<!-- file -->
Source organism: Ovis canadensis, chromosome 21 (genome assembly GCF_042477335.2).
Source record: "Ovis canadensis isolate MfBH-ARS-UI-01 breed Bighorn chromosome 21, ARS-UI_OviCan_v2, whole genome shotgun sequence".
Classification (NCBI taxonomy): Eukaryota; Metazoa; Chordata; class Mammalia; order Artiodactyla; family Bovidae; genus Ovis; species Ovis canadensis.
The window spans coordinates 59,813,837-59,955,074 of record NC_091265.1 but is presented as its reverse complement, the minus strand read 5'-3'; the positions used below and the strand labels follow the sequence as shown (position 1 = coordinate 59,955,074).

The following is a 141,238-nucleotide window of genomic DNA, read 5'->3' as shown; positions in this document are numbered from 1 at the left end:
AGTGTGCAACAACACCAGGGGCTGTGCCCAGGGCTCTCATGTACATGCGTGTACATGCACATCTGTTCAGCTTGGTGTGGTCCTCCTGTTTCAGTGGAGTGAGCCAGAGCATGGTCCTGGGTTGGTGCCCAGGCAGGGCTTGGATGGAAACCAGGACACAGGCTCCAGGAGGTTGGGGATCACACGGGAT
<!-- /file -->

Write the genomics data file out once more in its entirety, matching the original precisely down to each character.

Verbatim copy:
Source organism: Ovis canadensis, chromosome 21 (genome assembly GCF_042477335.2).
Source record: "Ovis canadensis isolate MfBH-ARS-UI-01 breed Bighorn chromosome 21, ARS-UI_OviCan_v2, whole genome shotgun sequence".
Classification (NCBI taxonomy): Eukaryota; Metazoa; Chordata; class Mammalia; order Artiodactyla; family Bovidae; genus Ovis; species Ovis canadensis.
The window spans coordinates 59,813,837-59,955,074 of record NC_091265.1 but is presented as its reverse complement, the minus strand read 5'-3'; the positions used below and the strand labels follow the sequence as shown (position 1 = coordinate 59,955,074).

The following is a 141,238-nucleotide window of genomic DNA, read 5'->3' as shown; positions in this document are numbered from 1 at the left end:
AGTGTGCAACAACACCAGGGGCTGTGCCCAGGGCTCTCATGTACATGCGTGTACATGCACATCTGTTCAGCTTGGTGTGGTCCTCCTGTTTCAGTGGAGTGAGCCAGAGCATGGTCCTGGGTTGGTGCCCAGGCAGGGCTTGGATGGAAACCAGGACACAGGCTCCAGGAGGTTGGGGATCACACGGGAT